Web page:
versión On-line ISSN 1816-7950
Water SA v.38 n.4 Pretoria 2012
BF Bakare*; KM Foxon; CJ Brouckaert; CA Buckley
Pollution Research Group, School of Chemical Engineering, University of KwaZulu-Natal, Durban 4041, South Africa
This study investigated variations in the characteristics of the sludge content from different ventilated improved pit (VIP) latrines and variation in these characteristics at specific depths within each pit. Faecal sludge from 16 VIP latrines within the eThekwini Municipality was collected and laboratory characterisation including moisture content, total and volatile solids, chemical oxygen demand, and aerobic biodegradability was performed. Sludge samples were collected from 4 specific depths within each pit investigated. The laboratory characterisation performed showed that none of the VIP latrines investigated had the same sludge characteristics, and that within a pit sludge characteristics varied with increasing depth in the pit. This supports the motivating hypothesis that, depending on household habits and local environmental conditions, there should be considerable variation in the organic contents, moisture content, non-biodegradable content and microbial population between different pits. This variation with increasing depth within a pit is expected, since fresh material is constantly being added to the pit overlaying older material which might have undergone a certain degree of stabilisation.
Keywords: stabilisation, household habits, aerobic biodegradability, sustainable
In South African at present, a considerable number of ventilated improved pit (VIP) latrines and conventional pit latrines in rural and peri-urban settlements around the country and, in particular, within the eThekwini Municipality, are full and require immediate emptying. The challenge is finding an appropriate and sustainable disposal route for sludge evacuated from these full pits. Thus, it is important to determine the characteristics of the sludge present in the pits.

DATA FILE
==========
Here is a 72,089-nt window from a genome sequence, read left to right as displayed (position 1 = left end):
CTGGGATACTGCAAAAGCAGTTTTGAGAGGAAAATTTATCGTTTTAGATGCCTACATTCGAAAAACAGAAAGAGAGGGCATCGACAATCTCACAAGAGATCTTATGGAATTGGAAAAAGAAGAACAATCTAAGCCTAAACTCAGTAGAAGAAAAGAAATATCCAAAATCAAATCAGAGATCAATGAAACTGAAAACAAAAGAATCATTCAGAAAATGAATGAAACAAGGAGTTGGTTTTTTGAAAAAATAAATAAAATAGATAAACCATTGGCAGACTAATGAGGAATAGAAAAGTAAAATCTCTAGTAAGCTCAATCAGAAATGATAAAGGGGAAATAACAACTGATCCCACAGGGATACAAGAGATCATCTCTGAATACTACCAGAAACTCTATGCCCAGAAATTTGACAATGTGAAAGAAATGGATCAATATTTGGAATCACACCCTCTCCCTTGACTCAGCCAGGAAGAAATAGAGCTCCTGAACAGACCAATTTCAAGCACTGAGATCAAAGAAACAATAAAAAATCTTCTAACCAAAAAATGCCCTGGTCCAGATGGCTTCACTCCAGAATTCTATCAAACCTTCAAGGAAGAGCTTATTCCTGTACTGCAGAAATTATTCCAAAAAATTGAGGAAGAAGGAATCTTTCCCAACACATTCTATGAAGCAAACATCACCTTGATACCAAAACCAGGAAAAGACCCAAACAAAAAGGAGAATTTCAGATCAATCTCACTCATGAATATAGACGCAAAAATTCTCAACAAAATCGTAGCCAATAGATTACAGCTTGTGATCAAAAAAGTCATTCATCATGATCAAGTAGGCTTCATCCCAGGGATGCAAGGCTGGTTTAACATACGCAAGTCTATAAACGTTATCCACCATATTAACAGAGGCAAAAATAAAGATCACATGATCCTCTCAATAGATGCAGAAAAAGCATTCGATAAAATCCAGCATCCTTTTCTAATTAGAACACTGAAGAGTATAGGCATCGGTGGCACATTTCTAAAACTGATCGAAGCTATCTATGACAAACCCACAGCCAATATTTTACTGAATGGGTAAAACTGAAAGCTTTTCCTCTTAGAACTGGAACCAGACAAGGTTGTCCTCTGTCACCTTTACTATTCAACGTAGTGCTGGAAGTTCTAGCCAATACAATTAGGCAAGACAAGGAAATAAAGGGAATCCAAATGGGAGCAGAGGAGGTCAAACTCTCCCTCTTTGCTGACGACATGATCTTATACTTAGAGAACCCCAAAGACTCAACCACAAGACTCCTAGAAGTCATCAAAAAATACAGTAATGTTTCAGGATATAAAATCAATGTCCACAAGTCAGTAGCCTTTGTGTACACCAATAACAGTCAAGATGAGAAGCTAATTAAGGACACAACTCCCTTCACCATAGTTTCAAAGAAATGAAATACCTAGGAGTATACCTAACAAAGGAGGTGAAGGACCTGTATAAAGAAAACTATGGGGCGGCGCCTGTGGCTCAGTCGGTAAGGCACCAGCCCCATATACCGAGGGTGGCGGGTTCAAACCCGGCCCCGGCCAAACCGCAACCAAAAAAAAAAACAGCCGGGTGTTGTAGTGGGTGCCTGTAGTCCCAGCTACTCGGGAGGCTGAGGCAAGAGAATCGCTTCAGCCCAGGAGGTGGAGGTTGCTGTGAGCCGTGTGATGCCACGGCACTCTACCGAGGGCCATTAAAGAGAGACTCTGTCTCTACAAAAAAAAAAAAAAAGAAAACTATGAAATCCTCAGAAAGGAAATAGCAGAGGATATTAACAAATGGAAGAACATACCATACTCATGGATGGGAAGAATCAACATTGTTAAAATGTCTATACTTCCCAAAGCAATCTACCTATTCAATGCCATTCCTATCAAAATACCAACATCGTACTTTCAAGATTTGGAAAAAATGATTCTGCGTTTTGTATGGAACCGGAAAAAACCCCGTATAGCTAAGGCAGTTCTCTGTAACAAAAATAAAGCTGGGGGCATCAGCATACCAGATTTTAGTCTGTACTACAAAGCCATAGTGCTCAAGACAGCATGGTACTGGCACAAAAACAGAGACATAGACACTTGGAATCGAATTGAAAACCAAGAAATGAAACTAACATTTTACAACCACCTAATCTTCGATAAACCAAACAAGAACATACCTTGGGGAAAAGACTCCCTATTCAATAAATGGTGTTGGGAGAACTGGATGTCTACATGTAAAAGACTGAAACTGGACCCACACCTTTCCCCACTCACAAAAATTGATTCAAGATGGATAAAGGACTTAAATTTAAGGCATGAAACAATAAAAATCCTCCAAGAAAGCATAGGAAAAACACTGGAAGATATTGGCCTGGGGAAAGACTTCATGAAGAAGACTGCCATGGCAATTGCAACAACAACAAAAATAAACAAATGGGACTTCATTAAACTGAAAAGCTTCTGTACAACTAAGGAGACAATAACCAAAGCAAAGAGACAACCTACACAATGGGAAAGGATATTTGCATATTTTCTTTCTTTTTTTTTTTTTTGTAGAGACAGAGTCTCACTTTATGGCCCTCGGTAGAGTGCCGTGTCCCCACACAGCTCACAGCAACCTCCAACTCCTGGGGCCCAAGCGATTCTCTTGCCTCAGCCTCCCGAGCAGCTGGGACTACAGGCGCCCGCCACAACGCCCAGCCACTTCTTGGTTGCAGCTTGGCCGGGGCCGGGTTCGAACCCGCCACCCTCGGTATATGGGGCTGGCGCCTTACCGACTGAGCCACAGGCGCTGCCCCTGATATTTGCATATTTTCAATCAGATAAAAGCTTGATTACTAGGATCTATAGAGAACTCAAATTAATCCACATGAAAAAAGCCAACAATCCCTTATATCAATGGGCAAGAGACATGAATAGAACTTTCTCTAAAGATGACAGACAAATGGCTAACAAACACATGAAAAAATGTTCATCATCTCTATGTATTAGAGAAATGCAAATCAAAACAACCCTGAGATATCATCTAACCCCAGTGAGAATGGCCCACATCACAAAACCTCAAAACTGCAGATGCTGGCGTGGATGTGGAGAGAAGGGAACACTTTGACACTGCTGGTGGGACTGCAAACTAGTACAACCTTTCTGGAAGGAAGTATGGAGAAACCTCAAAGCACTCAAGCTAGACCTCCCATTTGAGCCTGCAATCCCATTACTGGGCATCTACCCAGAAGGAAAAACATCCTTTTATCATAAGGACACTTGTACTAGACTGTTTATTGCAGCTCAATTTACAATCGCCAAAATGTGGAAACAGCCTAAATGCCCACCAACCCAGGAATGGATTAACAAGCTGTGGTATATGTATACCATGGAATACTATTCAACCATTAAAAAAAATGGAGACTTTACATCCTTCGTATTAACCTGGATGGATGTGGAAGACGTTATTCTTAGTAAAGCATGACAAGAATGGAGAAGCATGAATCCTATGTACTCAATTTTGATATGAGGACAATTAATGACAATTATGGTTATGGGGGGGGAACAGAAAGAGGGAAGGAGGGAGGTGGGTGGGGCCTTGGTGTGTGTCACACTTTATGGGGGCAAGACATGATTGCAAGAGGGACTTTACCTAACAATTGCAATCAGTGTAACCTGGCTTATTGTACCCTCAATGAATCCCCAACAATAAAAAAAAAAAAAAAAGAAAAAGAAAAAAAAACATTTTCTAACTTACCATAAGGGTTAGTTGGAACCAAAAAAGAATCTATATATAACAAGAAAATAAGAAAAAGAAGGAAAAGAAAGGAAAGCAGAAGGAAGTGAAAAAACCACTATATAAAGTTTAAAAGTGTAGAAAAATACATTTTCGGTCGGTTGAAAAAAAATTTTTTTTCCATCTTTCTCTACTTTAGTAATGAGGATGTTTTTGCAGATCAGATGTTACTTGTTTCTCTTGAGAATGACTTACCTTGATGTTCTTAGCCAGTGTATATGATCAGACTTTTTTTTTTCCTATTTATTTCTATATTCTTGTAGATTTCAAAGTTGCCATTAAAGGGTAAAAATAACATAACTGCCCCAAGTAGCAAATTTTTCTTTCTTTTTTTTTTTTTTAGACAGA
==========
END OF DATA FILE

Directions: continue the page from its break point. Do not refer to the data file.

VIPs are used as an anaerobic accumulation system for stabilising faecal matter, urine and other added materials, depending on household habits (Chaggu, 2004), and function as containment for digestion of fresh faeces, and storage of the digested faeces, and are designed primarily for the storage of the digested solids (Mara, 1996). The content of any particular VIP latrine consists of a wide range of materials. It is impossible to predict the composition of the material present in any particular pit without physically observing the contents of the pit or digging it out, since many households make use of the pit either for their basic sanitation needs or for both sanitation needs and dumping of household solid refuse. In addition to faecal matter a large variety of other material such as newspaper, magazines, broken glass, bottles, rags, plastic bags and other household waste materials could be found in a pit (Fig. 1).
The objective of this study was to investigate the variation in the characteristics of VIP latrine sludge content and the degree of stabilisation of sludge content with increasing depth as one excavates the pit. The laboratory results of samples collected from 16 VIP latrines at 4 specific depths within each pit latrine are described in this paper.
Materials and methods
Buckley et al. (2008) proposed that the faecal sludge portion within any pit latrine comprises of 4 theoretical categories as shown in Fig. 2:
- The first category (i) contains sludge in which readily biodegradable components are still present and in which rapid aerobic degradation is taking place